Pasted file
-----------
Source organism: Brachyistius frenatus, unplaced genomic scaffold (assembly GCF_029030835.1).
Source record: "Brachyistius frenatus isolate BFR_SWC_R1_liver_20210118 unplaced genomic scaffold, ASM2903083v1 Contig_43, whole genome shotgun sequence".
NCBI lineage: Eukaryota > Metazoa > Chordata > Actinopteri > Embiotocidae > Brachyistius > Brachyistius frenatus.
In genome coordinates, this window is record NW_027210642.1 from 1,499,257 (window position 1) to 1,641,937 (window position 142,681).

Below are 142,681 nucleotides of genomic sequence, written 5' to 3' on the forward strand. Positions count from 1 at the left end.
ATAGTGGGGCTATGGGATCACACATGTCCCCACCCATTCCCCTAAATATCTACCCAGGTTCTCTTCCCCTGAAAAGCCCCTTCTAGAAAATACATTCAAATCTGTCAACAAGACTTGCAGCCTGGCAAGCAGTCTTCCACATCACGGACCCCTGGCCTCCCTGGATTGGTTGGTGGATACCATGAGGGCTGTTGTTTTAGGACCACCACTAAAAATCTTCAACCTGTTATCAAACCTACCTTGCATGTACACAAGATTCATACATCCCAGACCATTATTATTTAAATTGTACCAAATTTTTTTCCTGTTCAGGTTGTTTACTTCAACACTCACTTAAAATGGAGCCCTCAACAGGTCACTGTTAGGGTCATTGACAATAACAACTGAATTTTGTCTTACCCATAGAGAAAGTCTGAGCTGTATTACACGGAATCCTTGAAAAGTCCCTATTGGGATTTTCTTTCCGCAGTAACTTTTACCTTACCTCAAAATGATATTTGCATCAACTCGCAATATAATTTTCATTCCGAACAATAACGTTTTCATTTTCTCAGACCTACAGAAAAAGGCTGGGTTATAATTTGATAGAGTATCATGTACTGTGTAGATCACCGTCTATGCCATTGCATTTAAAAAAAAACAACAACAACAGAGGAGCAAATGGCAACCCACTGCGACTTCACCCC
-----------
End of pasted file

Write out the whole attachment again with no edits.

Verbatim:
Source organism: Brachyistius frenatus, unplaced genomic scaffold (assembly GCF_029030835.1).
Source record: "Brachyistius frenatus isolate BFR_SWC_R1_liver_20210118 unplaced genomic scaffold, ASM2903083v1 Contig_43, whole genome shotgun sequence".
NCBI lineage: Eukaryota > Metazoa > Chordata > Actinopteri > Embiotocidae > Brachyistius > Brachyistius frenatus.
In genome coordinates, this window is record NW_027210642.1 from 1,499,257 (window position 1) to 1,641,937 (window position 142,681).

Below are 142,681 nucleotides of genomic sequence, written 5' to 3' on the forward strand. Positions count from 1 at the left end.
ATAGTGGGGCTATGGGATCACACATGTCCCCACCCATTCCCCTAAATATCTACCCAGGTTCTCTTCCCCTGAAAAGCCCCTTCTAGAAAATACATTCAAATCTGTCAACAAGACTTGCAGCCTGGCAAGCAGTCTTCCACATCACGGACCCCTGGCCTCCCTGGATTGGTTGGTGGATACCATGAGGGCTGTTGTTTTAGGACCACCACTAAAAATCTTCAACCTGTTATCAAACCTACCTTGCATGTACACAAGATTCATACATCCCAGACCATTATTATTTAAATTGTACCAAATTTTTTTCCTGTTCAGGTTGTTTACTTCAACACTCACTTAAAATGGAGCCCTCAACAGGTCACTGTTAGGGTCATTGACAATAACAACTGAATTTTGTCTTACCCATAGAGAAAGTCTGAGCTGTATTACACGGAATCCTTGAAAAGTCCCTATTGGGATTTTCTTTCCGCAGTAACTTTTACCTTACCTCAAAATGATATTTGCATCAACTCGCAATATAATTTTCATTCCGAACAATAACGTTTTCATTTTCTCAGACCTACAGAAAAAGGCTGGGTTATAATTTGATAGAGTATCATGTACTGTGTAGATCACCGTCTATGCCATTGCATTTAAAAAAAAACAACAACAACAGAGGAGCAAATGGCAACCCACTGCGACTTCACCCC